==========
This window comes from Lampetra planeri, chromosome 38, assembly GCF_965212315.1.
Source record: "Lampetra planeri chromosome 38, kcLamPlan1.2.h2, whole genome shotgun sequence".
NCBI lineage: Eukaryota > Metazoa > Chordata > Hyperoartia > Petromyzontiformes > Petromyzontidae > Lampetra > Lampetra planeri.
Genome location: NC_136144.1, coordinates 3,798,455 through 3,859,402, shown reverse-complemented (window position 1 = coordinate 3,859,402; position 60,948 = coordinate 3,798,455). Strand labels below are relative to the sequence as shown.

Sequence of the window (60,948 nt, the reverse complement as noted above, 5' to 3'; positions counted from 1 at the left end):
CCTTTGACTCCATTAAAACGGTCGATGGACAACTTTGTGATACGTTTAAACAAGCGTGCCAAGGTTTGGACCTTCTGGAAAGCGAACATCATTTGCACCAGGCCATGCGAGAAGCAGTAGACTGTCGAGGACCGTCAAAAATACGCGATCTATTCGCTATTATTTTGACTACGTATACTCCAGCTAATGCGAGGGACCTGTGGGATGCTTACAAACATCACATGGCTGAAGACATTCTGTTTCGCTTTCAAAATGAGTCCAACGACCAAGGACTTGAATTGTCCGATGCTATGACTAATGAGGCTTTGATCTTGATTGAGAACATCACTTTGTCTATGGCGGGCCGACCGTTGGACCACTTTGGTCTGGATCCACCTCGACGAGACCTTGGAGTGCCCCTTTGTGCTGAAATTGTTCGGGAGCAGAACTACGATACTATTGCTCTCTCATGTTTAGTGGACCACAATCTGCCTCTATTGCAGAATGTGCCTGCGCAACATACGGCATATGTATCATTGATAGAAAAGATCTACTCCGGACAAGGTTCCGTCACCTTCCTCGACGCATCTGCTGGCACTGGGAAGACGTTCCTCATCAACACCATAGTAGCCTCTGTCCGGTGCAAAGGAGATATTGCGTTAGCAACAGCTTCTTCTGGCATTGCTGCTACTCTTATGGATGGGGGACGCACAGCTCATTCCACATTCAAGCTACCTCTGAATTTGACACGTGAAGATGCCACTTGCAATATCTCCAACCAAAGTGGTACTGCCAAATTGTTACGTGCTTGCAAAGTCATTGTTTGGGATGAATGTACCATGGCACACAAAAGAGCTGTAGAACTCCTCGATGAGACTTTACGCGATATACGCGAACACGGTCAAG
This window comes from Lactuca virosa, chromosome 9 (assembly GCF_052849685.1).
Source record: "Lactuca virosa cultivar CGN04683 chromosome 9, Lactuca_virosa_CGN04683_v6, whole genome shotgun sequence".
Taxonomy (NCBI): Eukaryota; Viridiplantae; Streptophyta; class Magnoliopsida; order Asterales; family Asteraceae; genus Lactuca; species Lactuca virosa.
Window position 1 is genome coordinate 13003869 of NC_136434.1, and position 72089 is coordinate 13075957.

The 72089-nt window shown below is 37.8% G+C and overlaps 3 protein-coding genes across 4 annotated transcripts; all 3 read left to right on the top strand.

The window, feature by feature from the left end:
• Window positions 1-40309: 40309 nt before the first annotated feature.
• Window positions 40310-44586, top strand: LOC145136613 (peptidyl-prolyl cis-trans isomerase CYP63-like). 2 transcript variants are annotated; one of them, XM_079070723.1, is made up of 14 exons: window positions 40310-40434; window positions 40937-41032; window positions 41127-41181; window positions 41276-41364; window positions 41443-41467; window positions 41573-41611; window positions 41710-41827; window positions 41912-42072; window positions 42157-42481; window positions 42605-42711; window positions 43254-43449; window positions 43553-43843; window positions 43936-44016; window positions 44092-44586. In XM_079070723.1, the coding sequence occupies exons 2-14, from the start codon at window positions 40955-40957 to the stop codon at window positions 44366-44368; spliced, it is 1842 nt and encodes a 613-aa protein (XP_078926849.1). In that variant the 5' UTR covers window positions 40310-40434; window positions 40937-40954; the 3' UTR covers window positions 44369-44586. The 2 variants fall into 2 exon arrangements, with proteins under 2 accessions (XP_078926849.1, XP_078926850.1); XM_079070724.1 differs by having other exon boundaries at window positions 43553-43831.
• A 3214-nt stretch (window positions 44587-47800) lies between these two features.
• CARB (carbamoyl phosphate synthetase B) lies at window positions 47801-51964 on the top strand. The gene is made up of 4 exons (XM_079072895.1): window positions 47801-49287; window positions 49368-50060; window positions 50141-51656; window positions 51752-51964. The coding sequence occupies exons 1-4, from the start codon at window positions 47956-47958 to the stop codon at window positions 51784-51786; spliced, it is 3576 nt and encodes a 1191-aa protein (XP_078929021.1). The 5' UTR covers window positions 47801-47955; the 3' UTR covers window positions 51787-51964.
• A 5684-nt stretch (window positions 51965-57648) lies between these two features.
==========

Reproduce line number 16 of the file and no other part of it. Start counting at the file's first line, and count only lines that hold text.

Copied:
• CARB (carbamoyl phosphate synthetase B) lies at window positions 47801-51964 on the top strand. The gene is made up of 4 exons (XM_079072895.1): window positions 47801-49287; window positions 49368-50060; window positions 50141-51656; window positions 51752-51964. The coding sequence occupies exons 1-4, from the start codon at window positions 47956-47958 to the stop codon at window positions 51784-51786; spliced, it is 3576 nt and encodes a 1191-aa protein (XP_078929021.1). The 5' UTR covers window positions 47801-47955; the 3' UTR covers window positions 51787-51964.